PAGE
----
ESPE Abstracts (2014) 82 P-D-1-2-252

Autoimmune Encephalopathy in a Boy with Graves' Disease

Anna Kucharska, Katarzyna Kadziela & Beata Pyrzak

Department of Paediatrics and Endocrinology, Medical University of Warsaw, Warsaw, Poland

Background: Autoimmune encephalopathy is usually reported in patient with Hashimoto’s thyroiditis and in Graves’ disease is rather rare, especially in children.

Method: We report a boy of 15 years diagnosed with Graves’ disease and treated ineffectively with thyrostatics. After 2 years of the therapy he had recurrence of hyperthyroidism and underwent radical treatment with ablative dose of 131I. After 2 weeks the patient suffered from tachycardia and weakness, increasing sleepiness and progressive qualitative and quantitative disorders of consciousness. Body temperature was normal. Laboratory examinations revealed severe thyrotoxicosis and increase of antithyroid antibodies in blood. Thyroid storm was suspected and typical treatment was administered, including steroids. Symptoms of thyrotoxicosis and consciousness disorders completely withdrew. After 6 weeks hypothyroidism developed and substitution with left- thyroxine was introduced to receive euthyroidism. Three months later again disorders of consciousness appeared again similarly to the previous episode.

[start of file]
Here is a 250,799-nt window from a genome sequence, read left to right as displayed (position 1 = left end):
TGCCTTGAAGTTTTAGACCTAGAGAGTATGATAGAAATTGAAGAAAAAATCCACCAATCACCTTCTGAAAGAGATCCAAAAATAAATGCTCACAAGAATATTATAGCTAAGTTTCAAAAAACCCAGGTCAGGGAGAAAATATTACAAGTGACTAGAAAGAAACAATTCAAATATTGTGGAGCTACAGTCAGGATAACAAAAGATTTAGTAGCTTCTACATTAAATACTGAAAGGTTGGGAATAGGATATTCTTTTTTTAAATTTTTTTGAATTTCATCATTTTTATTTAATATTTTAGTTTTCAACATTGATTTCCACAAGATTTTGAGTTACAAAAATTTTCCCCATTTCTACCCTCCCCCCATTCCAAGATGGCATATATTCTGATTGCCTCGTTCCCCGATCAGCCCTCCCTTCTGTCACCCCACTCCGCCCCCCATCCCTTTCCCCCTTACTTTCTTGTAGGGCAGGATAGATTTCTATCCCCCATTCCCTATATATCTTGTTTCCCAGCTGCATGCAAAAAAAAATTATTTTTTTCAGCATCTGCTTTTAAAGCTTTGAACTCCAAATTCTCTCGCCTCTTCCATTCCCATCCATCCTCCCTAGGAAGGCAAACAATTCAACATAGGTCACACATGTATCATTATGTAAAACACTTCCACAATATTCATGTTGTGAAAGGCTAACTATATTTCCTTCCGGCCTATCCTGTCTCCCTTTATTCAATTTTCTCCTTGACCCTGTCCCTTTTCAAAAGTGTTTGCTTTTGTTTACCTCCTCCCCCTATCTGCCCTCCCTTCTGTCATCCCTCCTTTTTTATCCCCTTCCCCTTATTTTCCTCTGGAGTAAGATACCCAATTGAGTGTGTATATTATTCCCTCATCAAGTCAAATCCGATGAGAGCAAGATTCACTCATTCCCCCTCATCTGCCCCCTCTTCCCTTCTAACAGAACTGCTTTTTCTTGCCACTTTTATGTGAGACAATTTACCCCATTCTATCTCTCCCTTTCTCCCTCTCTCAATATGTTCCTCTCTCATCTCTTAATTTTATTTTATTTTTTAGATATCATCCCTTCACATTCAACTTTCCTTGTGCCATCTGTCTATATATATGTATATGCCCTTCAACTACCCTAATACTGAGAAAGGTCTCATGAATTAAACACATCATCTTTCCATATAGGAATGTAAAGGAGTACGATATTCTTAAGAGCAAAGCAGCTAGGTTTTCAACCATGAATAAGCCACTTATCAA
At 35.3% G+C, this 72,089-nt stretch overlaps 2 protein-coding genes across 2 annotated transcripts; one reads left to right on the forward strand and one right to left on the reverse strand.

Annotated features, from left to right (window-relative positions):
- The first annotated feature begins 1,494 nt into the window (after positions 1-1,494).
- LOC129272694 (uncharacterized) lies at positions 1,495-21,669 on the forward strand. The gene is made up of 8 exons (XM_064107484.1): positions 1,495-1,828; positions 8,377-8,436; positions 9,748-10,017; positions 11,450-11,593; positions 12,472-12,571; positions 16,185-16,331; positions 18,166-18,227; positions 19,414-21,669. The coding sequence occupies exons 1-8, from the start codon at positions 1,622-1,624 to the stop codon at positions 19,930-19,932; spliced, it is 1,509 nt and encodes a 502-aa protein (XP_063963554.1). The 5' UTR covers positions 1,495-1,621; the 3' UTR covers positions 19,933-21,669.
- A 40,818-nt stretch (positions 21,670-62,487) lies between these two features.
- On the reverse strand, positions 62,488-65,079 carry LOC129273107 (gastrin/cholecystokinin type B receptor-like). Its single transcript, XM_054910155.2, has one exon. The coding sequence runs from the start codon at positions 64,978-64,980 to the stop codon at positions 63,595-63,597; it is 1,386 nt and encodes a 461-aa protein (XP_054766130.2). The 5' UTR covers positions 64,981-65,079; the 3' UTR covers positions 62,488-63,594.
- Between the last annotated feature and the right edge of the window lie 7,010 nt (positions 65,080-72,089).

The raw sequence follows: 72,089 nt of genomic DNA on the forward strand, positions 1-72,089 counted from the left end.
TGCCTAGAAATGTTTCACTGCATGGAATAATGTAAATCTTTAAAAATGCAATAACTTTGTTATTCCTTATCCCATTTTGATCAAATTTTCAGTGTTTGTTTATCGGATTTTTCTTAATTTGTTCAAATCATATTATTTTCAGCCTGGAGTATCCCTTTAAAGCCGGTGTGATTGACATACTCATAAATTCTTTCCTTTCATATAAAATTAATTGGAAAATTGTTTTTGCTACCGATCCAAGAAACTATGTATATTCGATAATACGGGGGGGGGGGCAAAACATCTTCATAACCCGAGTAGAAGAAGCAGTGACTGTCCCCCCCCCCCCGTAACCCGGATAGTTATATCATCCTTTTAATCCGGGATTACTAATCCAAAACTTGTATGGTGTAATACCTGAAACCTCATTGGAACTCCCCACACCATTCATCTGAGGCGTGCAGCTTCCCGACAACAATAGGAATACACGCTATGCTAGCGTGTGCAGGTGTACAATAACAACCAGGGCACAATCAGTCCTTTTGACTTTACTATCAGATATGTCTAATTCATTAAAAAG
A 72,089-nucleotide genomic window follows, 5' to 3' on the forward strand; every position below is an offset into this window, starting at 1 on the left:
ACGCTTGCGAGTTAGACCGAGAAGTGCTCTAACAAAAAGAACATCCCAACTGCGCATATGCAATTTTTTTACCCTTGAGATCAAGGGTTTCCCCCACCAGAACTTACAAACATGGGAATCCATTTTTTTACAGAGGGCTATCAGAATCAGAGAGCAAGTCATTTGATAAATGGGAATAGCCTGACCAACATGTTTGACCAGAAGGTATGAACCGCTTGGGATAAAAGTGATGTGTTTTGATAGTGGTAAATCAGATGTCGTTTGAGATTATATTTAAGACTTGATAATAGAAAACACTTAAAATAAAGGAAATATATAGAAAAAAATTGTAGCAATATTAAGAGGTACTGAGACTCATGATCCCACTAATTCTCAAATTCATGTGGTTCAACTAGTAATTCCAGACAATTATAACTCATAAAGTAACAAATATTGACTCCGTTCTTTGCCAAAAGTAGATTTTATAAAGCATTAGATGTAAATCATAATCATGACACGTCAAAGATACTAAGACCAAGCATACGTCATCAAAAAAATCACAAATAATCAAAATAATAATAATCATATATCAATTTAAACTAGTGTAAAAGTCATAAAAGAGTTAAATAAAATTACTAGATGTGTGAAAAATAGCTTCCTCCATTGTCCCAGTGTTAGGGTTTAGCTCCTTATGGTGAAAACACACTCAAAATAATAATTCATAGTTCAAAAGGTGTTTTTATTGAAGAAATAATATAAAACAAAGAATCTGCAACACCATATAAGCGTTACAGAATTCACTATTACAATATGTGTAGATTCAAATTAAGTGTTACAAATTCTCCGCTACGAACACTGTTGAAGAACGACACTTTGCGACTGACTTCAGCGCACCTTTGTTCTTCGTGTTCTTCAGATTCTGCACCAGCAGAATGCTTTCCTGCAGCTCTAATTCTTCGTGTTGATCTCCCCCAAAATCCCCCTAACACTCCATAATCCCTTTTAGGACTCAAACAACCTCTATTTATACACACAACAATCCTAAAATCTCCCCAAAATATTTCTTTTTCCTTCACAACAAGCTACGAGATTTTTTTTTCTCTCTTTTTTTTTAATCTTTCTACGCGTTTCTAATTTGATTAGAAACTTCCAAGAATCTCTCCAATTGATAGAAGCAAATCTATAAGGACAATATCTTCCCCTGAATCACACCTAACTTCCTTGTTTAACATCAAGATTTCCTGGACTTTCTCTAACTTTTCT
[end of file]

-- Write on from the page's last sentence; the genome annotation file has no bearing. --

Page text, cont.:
Results: Electroencephalography, CT and MR of the CNS were normal. The cerebro-spinal fluid lab evaluation was within normal reference values. In the serum high concentrations of antithyroid antibodies were found without hormonal dysfunction. Taking into account the encephalopathy associated with autoimmune thyroid disease, steroid therapy was administered (i.v. pulses and than orally). The fast improvement was observed with complete withdrawal of neurological symptoms.

Conclusion: Lack of thyroid dysfunction during the second episode, high levels of antithyroid antibodies, exclusion of CNS infectious diseases and very good response to steroids confirmed the diagnosis of autoimmune encephalopathy. Patient was treated with steroids for 8 months in decreasing doses without the recurrence of symptoms. During 3 years follow-up he remained in complete remission.

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